The process of aging is believed to involve progressive loss of control of transcriptional regulation, in particular involving regulatory mechanisms referred to as ?epigenetic?. These changes have been mostly characterized as an increase in variability of DNA methylation with age, referred to as epigenetic drift, with a subset of loci showing an intriguing, progressive change of DNA methylation that appears to act as an ?epigenetic clock?. We note, however, that a DNA methylation assay reports much more than the transcriptional regulatory state of the cells studied. DNA methylation differences between individuals are now appreciated to indicate, for example, cell subtype compositional or DNA sequence differences, without any cells necessarily having changed their transcriptional regulation. DNA methylation is thus both a readout of transcriptional regulation and of other molecular and cellular processes, all generating changes in DNA methylation of the same modest magnitude. To perform a study that allows DNA methylation changes to be interpreted with confidence, we need to understand the sources of variability affecting this transcriptional regulator. A rigorous study should therefore include test genotypes, cell subtype proportions, and transcriptional variability, all of which can change DNA methylation values in a cell population. Furthermore, understanding the cis-regulatory landscape in the cells tested is essential, as this allows a focused analysis at loci informative for DNA methylation changes. An ideal cell type to use in an aging study is CD4+ T lymphocytes. Not only is this a cell type that appears to mediate a number of age-related phenotypes, and is accessible from peripheral blood for genome-wide assays of cohorts, it can also be tested for repertoire diversity using T cell receptor assays, and for cell subtype composition using multiple orthogonal techniques. We will use the strengths of our institution?s Nathan Shock Center of Excellence in the Biology of Aging to collect a well-phenotyped cohort for this study. Our data will reveal whether age-associated epigenetic changes occur independently of confounding influences, but will also allow us to uncover the other cellular and molecular events taking place in CD4+ T cells. An innovative goal is the identification of age-labile functional sequence variants, loci that change their ability to influence gene expression with age, a unique insight into the relationship between DNA sequence polymorphism and aging. We will also test the hypothesis that epigenetic clock CpGs represent loci mediating age-associated glucocorticoid receptor resistance, a separate model for age-associated compromise in cellular function. The outcome of this project will be the most rigorous and definitive study to date of epigenetic changes in aging. We expect human aging to involve a combination of cellular and molecular events. These findings will allow new, comprehensive insights into how CD4+ T cells are involved in mediating age-related diseases.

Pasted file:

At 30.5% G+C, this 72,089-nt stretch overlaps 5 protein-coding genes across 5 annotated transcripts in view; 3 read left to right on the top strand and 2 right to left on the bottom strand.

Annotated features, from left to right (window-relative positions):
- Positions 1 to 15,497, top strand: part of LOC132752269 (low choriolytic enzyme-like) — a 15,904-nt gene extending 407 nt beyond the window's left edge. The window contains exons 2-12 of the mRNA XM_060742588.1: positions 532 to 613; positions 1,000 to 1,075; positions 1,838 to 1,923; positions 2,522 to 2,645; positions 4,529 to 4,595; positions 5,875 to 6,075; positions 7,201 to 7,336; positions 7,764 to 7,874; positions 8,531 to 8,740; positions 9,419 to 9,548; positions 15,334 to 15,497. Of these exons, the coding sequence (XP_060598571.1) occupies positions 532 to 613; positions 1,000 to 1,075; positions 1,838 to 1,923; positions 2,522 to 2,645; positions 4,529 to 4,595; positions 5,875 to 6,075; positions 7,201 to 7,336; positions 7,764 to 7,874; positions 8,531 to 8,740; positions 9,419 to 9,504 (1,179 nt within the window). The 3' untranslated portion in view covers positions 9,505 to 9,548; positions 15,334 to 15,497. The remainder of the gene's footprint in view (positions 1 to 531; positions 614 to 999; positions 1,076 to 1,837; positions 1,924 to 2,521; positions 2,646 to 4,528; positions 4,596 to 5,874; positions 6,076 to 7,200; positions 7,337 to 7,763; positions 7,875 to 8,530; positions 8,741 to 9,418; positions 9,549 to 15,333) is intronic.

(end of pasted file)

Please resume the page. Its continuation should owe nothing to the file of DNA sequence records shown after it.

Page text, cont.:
Public Health Relevance

While DNA methylation has been found consistently to change with age, the mechanism for this ?epigenetic? change is unknown. We propose to perform the most comprehensive study to date of a type of T lymphocyte implicated in age-associated diseases, allowing us to test whether DNA methylation changes reflect cellular reprogramming, or are due to changes in cell subpopulation proportions, acquired glucocorticoid receptor resistance or changes in the activities of functional sequence variants with age. This study is designed to be a benchmark epigenetic association study, providing definitive insights into multiple genomic and cellular processes that that occur with aging, gaining insights into the perturbations underlying aging of human cells.

National Institute of Health (NIH)
National Institute on Aging (NIA)
Research Project (R01)
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Genetics of Health and Disease Study Section (GHD)
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Guo, Max
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Albert Einstein College of Medicine
United States
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